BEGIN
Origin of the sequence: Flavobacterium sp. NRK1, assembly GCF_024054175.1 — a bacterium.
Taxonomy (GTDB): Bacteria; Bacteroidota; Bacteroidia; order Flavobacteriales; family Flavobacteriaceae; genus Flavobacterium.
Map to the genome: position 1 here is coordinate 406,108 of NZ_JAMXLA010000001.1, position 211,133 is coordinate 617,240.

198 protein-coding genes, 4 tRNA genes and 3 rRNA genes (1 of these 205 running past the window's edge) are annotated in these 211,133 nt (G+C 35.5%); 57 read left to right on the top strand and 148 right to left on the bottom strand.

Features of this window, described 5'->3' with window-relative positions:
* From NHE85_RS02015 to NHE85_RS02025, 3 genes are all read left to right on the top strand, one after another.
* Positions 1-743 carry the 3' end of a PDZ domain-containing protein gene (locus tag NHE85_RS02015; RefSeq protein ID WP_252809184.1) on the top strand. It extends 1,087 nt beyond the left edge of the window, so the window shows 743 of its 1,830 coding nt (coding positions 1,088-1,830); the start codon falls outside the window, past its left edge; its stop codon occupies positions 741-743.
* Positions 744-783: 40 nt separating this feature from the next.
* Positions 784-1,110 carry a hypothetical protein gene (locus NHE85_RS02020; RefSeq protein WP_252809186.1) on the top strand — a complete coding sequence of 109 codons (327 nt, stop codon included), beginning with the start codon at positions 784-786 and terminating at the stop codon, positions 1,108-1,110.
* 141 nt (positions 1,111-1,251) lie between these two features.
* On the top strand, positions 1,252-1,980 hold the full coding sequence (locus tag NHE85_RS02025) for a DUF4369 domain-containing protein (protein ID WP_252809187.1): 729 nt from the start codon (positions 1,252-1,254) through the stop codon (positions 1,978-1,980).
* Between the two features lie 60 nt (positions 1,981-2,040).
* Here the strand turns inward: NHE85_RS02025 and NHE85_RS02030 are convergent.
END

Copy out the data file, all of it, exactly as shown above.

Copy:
Origin of the sequence: Flavobacterium sp. NRK1, assembly GCF_024054175.1 — a bacterium.
Taxonomy (GTDB): Bacteria; Bacteroidota; Bacteroidia; order Flavobacteriales; family Flavobacteriaceae; genus Flavobacterium.
Map to the genome: position 1 here is coordinate 406,108 of NZ_JAMXLA010000001.1, position 211,133 is coordinate 617,240.

198 protein-coding genes, 4 tRNA genes and 3 rRNA genes (1 of these 205 running past the window's edge) are annotated in these 211,133 nt (G+C 35.5%); 57 read left to right on the top strand and 148 right to left on the bottom strand.

Features of this window, described 5'->3' with window-relative positions:
* From NHE85_RS02015 to NHE85_RS02025, 3 genes are all read left to right on the top strand, one after another.
* Positions 1-743 carry the 3' end of a PDZ domain-containing protein gene (locus tag NHE85_RS02015; RefSeq protein ID WP_252809184.1) on the top strand. It extends 1,087 nt beyond the left edge of the window, so the window shows 743 of its 1,830 coding nt (coding positions 1,088-1,830); the start codon falls outside the window, past its left edge; its stop codon occupies positions 741-743.
* Positions 744-783: 40 nt separating this feature from the next.
* Positions 784-1,110 carry a hypothetical protein gene (locus NHE85_RS02020; RefSeq protein WP_252809186.1) on the top strand — a complete coding sequence of 109 codons (327 nt, stop codon included), beginning with the start codon at positions 784-786 and terminating at the stop codon, positions 1,108-1,110.
* 141 nt (positions 1,111-1,251) lie between these two features.
* On the top strand, positions 1,252-1,980 hold the full coding sequence (locus tag NHE85_RS02025) for a DUF4369 domain-containing protein (protein ID WP_252809187.1): 729 nt from the start codon (positions 1,252-1,254) through the stop codon (positions 1,978-1,980).
* Between the two features lie 60 nt (positions 1,981-2,040).
* Here the strand turns inward: NHE85_RS02025 and NHE85_RS02030 are convergent.